NBC Chairman Robert Greenblatt says the solution to bringing his network back from fourth place in the ratings is to be more “provocative.” Unfortunately for families, so far that has translated to, “show more violence.”
The NBC boss hasn’t let the grass grow under his feet in his push
for more violent programming. The PTC recently showed
that most of NBC’s dramas contain graphic violence – yet are rated as appropriate for 14 year olds. This is a strange approach to take if the goal is luring in more viewers overall, especially since Greenblatt himself noted that NBC “used to be one of the most innovative, acclaimed networks in America.” That is true; under its president Grant Tinker, in the 1980s NBC brought Americans programs like The Cosby Show
and Family Ties
, and top-notch dramas like Hill Street Blues
and St. Elsewhere,
shows which appealed to the entire family, not a narrow group of 18-34 year olds.
However, Greenblatt’s claim that “we’re trying to bring that [era] back” is utterly false. Rather than returning to the programming that gave NBC its greatest success, Greenblatt apparently believes that extreme graphic violence is the way to attract a larger number of viewers. Instead of competing with cable by being different and appealing to wider audiences, Greenblatt’s strategy is to imitate it (and thus, try to attract the same audiences away from cable shows to which they're already loyal).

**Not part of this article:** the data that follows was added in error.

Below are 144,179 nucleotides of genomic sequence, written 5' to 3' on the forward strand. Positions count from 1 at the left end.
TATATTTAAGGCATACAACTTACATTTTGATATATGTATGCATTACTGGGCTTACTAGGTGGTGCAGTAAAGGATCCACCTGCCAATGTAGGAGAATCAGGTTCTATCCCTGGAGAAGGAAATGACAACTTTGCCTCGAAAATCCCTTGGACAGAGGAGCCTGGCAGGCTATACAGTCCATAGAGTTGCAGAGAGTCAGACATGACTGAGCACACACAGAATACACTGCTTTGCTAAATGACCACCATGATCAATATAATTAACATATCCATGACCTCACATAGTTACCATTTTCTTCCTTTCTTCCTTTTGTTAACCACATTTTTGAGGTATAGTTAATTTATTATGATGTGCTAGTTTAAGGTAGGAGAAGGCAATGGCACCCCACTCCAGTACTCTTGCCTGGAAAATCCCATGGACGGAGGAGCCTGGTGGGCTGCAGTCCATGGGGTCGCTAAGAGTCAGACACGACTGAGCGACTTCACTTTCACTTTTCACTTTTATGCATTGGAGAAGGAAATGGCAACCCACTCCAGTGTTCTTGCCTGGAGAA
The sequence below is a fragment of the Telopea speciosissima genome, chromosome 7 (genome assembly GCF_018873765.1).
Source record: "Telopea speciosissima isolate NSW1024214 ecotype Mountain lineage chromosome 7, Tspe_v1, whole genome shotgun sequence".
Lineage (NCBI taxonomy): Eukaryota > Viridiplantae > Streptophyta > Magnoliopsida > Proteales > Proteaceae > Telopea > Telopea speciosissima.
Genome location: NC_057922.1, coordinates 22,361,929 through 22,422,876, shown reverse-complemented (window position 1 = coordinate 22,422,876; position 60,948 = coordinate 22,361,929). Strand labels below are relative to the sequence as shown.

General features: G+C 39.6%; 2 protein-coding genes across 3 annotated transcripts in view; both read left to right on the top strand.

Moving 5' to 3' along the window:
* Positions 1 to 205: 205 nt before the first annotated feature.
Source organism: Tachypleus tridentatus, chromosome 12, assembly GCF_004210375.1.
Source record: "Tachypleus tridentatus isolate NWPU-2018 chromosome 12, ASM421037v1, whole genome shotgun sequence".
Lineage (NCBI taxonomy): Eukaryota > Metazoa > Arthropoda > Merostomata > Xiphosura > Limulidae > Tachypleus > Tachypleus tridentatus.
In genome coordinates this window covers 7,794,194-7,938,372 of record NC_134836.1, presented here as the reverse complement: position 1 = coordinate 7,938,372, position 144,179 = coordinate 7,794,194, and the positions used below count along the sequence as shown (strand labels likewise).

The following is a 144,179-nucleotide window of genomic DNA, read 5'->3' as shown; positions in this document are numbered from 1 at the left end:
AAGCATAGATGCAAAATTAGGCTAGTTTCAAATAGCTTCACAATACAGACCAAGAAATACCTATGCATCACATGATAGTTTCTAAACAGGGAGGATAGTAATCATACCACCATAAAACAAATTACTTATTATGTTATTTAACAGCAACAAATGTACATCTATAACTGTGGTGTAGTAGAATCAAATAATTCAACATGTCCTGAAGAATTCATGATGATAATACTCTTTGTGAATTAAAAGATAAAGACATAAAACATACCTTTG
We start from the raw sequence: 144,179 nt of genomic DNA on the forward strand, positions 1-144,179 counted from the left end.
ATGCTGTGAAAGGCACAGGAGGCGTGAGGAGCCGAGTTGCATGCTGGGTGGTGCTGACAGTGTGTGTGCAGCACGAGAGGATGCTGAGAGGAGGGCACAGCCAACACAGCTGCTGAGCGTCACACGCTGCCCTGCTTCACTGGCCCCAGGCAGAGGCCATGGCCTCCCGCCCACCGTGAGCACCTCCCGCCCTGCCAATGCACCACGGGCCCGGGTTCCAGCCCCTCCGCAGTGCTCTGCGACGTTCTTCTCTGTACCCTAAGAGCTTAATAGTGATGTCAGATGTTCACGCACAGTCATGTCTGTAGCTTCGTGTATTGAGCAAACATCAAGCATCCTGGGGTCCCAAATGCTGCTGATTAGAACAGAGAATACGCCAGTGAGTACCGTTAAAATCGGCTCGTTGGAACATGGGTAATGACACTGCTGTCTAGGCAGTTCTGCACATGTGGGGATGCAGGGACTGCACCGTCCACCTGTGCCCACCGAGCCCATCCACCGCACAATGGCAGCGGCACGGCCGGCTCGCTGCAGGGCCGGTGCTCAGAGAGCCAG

Greenblatt claims that “we have to be provocative and do things to surprise people.” Apparently, to the network chief, "provocative" automatically equals "grotesquely violent." And NBC’s current obsession with gore-soaked, disturbing programming like Hannibal, Grimm
and Law &Order: SVU
would not "surprise people" who knew that Greenblatt produced the serial killer drama Dexter
for Showtime, and the death-obsessed Six Feet Under
In fact, Greenblatt appears to be indulging in the same classic mass communications fallacy NBC's first president, "Pat" Weaver, did in the 1950's: putting on programming HE enjoys, not shows which appeal to most of his audience. The situations differ in that Weaver's tastes ran to opera, not bloody serial killer shows; but under Weaver, NBC took second place to CBS for decades -- a situation with which Greenblatt should be familiar.
“We’re in the process of trying to figure out what is the next stage of broadcast TV,” Greenblatt says. One answer might be to put on programs families actually want to watch. But that’s not the answer entertainment industry bosses like Greenblatt want to hear.